Latest working kernel version: don't know
Earliest failing kernel version: 2.6.28-11
Hardware Environment: MSI Eclipse SLI + Intel Core i7 940
Software Environment: Gnome 2.26
When you plug an external hdd drive connected by usb or firewire, Gnome automount the drive.
If you use eSATA, the kernel set it as not hotplugeable so Gnome don't mount it.
In fact Gnome using hal.
Here is bug reported on Ubuntu :
and bug reported on hal on freedesktop :
Currently, the only controller which has a way to tell the kernel whether a port is external or not is ahci. Unfortunately, there doesn't seem to be many machines which actually use the facility. I haven't seen any yet. The only workable solution seems to be developing eSATA whitelist on the hal side.
Rejecting as INVALID. If someone has a machine with working ahci external port marking, I have patches to test but given that most other controllers don't have such feature, I think we need hal whitelisting one way or the other.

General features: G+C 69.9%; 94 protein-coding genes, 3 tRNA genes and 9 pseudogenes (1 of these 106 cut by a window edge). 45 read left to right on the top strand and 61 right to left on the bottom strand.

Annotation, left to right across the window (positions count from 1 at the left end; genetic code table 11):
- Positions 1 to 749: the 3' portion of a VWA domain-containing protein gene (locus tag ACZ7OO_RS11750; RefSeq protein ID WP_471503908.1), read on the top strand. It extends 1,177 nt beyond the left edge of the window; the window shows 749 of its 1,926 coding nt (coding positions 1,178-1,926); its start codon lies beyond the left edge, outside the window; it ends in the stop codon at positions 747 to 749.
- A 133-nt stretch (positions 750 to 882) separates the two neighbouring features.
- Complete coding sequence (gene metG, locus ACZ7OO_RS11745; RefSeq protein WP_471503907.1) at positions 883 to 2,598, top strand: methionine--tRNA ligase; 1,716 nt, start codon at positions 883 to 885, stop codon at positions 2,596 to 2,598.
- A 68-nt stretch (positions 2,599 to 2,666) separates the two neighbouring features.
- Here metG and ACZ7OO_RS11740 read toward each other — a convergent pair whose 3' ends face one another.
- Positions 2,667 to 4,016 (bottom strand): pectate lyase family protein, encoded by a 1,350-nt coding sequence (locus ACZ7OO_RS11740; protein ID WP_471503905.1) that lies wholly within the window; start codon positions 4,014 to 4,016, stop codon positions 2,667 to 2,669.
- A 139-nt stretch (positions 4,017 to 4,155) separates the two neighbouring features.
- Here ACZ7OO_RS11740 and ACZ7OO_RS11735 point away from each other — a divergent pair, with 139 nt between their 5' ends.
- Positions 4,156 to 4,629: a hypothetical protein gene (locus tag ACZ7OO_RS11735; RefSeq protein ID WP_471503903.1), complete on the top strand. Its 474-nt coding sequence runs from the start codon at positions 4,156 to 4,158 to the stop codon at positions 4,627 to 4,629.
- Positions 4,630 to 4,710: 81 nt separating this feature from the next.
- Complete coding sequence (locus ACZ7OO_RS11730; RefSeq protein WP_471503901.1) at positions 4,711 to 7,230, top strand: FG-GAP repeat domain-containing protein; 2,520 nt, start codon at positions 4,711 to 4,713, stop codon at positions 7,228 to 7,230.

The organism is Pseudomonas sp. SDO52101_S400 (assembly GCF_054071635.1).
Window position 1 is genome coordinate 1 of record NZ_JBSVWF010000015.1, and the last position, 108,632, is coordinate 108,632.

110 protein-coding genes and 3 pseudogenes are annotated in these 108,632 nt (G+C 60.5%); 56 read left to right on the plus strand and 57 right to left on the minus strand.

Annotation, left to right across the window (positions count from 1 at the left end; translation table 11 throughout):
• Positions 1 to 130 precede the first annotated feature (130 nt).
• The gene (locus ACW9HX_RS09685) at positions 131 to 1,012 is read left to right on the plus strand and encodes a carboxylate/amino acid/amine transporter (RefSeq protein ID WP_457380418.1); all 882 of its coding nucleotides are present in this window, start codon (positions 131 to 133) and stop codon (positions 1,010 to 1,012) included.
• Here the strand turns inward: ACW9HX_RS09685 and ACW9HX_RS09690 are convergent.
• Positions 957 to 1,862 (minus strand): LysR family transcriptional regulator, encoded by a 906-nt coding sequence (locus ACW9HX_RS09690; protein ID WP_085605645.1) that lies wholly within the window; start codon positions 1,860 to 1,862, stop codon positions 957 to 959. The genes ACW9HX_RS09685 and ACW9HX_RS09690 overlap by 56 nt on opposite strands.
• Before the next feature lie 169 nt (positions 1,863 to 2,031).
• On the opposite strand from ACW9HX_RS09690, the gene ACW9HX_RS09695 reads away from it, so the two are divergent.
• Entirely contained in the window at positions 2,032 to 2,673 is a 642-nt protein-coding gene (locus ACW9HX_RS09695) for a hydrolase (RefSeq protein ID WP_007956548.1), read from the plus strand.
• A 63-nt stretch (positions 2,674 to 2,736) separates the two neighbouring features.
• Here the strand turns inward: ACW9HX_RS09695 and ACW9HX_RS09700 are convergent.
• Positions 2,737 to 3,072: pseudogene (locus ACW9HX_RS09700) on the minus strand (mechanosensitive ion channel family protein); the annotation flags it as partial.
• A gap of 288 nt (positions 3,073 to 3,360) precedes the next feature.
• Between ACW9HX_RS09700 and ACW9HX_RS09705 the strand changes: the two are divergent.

Thanks Tejun Heo.
I also developed a patch to have the ahci driver export the external bit and it seems to work well on my Dell Netbook. I am hoping that this patch can be applied and help to resolve this issue finally. Can this bug be reopened please?
For machines where the bit is not reliable, a persistent udev rule seems the way to go.
FYI I added an attribute "ahci_port_external" to the host device that returns 0 or 1. It has been pointed out that the underlying bit is already exposed in ahci_port_cmd, but this is an attribute of the scsi_host device rather than the host device, which is a sibling of, rather than parent of the scsi target device. This arrangement makes it impossible for udev to identify the attribute as being associated with the disk device, and is a totally broken arrangement according to Kay Sievers. If this were fixed, and udev gained bitwise comparison support, then this could be accomplished without adding new attributes, but would cause existing attributes to move around. It seems like this would be the better fix, but is far more involved and likely to cause breakage.